This article describes the social and linguistic processes underlying the formation of political language in France from the end of the Middle Ages to the nineteenth century. The author emphasizes the close relationship between the evolution of political language, as it can be traced through the many editions of dictionnaires and grammaires, and novel forms of sociability, from the medieval notion of friendship to revolutionary civism. The eighteenth century is considered a crucial moment in this process, given that during that period the thinkers of the Lumières, in their effort to harness civil society through language, forged the notion of a space of universal communication among men as a precondition for the invention of a political language specific to contemporary democracy.
Language and Sociability in France from the Fourteenth to the Nineteenth Century
Corporeal Sociability and the Language of Commerce in Eighteenth-Century Britain and France
Joseph D. Bryan
luxury produced “agreeable sensations,” the pleasurable experience of refined, sociable living. Adam Smith even grounded his understanding of moral sentiments and the sociability necessary in a commercial society on the notion of an impartial spectator, a
Jeffrey H. Jackson
By the 1920s, the physical transformation in the urban space of Montmartre led two groups of artists to "secede" from the city of Paris, at least in spirit. Calling themselves the Commune Libre de Montmartre and the République de Montmartre, these painters, illustrators, poets, writers, and musicians articulated a distinctive community-based identity centered around mutual aid, sociability, and limiting urban development. They also reached out to the poor of the neighborhood through charity efforts, thus linking their fates with those of other area residents. Through these organizations, neighborhood artists came to terms with the changes taking place in the city of Paris in the 1920s by navigating between nostalgia and modernism. They sought to keep alive an older vision of the artists' Montmartre while adapting to the new conditions of the post-World War I city.
The Dreyfus Affair in the Notebooks of Henri Vever
Willa Z. Silverman
This article analyzes representations of the Dreyfus Affair in the private diaries written between 1898 and 1901 by Henri Vever, a prominent Art Nouveau jeweler, art collector, and small-town mayor. The important place accorded the Affair in these “ordinary writings“ by an individual with no direct engagement in it offers an opportunity to assess how historical events become enmeshed with private life, mentalités, and sociability. Further, Vever's notebooks reveal position taking during the Affair as a complex phenomenon, in Vever's case influenced by circumstances encompassing his identity as both a native of Lorraine, marked by France's defeat in 1870, and a Republican notable and Parisian businessman. While Vever's notebooks corroborate some standard themes of Dreyfus Affair historiography, including the importance of the press and the eclipsing of the Affair by the 1900 World's Fair, they also nuance the idea of a rigid ideological division between Dreyfusards and anti-Dreyfusards.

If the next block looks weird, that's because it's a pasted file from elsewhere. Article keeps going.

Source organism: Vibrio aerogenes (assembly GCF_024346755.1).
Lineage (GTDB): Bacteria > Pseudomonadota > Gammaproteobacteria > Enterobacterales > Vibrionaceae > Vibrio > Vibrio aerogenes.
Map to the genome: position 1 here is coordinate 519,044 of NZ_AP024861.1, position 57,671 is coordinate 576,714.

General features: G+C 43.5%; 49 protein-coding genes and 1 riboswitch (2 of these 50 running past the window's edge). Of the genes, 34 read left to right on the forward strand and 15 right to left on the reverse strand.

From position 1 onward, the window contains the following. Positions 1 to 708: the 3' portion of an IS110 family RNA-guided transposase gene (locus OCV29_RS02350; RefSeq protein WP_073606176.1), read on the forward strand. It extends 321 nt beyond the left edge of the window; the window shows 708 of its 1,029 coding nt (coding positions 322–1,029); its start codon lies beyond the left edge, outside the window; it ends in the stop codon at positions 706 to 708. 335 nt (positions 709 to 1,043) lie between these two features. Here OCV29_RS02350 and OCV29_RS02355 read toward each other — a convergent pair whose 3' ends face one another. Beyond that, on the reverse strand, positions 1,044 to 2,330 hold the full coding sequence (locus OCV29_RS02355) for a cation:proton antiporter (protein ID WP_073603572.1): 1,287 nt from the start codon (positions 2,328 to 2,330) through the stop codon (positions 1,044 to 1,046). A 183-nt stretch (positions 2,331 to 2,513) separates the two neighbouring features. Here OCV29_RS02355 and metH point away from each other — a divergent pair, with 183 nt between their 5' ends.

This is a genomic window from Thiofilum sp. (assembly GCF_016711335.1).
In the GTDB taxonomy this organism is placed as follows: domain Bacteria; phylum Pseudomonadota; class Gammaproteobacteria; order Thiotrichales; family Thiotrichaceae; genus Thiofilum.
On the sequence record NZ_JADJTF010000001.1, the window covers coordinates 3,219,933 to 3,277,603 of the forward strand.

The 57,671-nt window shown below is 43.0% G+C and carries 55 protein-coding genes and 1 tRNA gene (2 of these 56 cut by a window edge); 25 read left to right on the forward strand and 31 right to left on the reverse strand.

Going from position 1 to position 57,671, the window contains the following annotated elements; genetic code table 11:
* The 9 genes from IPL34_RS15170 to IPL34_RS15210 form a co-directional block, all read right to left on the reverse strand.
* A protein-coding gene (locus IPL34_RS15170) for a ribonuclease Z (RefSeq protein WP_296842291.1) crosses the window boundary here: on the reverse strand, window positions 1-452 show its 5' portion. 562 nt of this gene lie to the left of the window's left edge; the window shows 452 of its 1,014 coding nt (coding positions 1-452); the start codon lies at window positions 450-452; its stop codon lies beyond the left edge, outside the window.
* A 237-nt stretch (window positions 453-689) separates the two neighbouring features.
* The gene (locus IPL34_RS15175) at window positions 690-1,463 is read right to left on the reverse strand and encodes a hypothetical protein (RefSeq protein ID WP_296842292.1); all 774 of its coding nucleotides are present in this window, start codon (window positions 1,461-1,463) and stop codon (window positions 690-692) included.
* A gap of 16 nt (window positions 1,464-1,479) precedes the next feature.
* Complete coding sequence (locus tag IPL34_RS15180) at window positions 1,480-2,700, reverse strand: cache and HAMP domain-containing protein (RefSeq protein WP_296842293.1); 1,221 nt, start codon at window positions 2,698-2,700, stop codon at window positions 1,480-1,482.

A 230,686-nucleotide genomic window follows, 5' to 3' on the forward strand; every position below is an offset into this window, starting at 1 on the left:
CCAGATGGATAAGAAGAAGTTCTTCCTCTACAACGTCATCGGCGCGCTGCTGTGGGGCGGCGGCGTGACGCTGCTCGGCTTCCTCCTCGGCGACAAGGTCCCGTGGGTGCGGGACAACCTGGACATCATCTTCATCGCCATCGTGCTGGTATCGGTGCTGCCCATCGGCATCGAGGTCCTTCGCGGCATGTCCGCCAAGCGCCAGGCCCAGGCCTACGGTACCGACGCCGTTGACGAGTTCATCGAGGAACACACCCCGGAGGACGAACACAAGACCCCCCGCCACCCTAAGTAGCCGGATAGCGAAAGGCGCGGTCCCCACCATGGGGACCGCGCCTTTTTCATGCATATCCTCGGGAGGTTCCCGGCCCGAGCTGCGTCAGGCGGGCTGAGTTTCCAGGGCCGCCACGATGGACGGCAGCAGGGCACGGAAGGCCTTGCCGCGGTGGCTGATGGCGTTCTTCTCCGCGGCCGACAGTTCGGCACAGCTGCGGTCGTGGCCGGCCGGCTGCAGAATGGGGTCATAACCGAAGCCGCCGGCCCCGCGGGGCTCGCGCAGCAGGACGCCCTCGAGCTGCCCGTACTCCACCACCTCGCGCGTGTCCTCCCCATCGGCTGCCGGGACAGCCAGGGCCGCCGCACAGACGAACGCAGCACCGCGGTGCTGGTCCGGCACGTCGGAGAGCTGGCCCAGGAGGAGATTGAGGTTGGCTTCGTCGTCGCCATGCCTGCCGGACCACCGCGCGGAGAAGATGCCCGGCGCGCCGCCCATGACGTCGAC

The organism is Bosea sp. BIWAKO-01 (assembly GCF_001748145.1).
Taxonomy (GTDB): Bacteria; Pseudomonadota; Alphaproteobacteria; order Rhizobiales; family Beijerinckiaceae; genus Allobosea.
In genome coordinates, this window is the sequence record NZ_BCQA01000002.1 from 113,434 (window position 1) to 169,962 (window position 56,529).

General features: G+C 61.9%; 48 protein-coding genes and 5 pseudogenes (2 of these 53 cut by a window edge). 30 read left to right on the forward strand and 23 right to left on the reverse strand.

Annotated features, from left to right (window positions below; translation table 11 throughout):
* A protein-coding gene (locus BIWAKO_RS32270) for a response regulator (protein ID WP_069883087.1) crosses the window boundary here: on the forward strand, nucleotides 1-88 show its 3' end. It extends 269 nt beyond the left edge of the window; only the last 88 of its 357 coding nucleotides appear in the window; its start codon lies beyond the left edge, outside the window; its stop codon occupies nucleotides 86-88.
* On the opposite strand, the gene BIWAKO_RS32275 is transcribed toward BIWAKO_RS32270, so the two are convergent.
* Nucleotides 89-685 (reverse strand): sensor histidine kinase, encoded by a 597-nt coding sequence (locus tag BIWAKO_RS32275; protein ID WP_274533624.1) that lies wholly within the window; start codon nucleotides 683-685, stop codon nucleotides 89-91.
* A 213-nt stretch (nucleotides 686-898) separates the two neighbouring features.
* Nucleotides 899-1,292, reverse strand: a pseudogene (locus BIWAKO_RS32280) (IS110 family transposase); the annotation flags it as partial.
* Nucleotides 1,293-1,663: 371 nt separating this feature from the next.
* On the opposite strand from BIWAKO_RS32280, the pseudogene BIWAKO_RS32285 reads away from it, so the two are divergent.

James Longhurst, Sheila Dwyer, John Lennon, Zhenhua Chen, Rudi Volti, Gopalan Balachandran, Katarina Gephardt, Mathieu Flonneau, Kyle Shelton, and Fiona Wilkie
debate on Britain’s attempts between the wars to create for its overseas possessions a sustainable naval self-defense. The Best Conference You Never Went To Colin Divall, ed., Cultural Histories of Sociabilities, Spaces and Mobilities (London: Pickering
Judith A. Nicholson and Mimi Sheller
Sociability in South Africa,” in Cultural Histories of Sociabilities, Spaces and Mobilities , ed. Colin Divall (New York: Routledge, 2015), 39–51. 22 Ibid., 43. 23 McKittrick, Demonic Grounds . 24 Simpson, Trafficking Subjects ; Cresswell, On the Move . 25
A Test Case in India
Geographers 38, no. 1 (2013): 106–119, doi:10.1111/j.1475–5661.2012.00501.x . 19 Nigel Clark, Inhuman Nature: Sociable Life on a Dynamic Planet (London: Sage, 2010).
Hub of the Nationalist Underground, Paris 1926–1962
movements in nineteenth-century France have shown in some detail how, at the micro-level, urban clubs, associations, and chambrées sustained forms of sociability in which a popular radical tradition took root, often hidden away from the eyes of the police
The Émigré Novel, Nostalgia, and National Identity, 1797–1815
Mary Ashburn Miller
less happy in my exile, for I have not brought the bones of my fathers with me.” 44 In reality, of course, most émigrés were not alone; they established communities of sociability. Famously, Juniper Hall—Fanny Burney’s residence in Surrey
Romantic Socialism and the Afterlife of a Cross-Sex Friendship in French Political Culture, 1880–1929
to gossip that Vallès had himself turned “womanly” ( femmelette ). 35 At London tables of fraternal sociability, Vallès envisioned a subversive female rebel putting the Parisian bourgeoisie against the wall. In the tradition of pre-Marxist French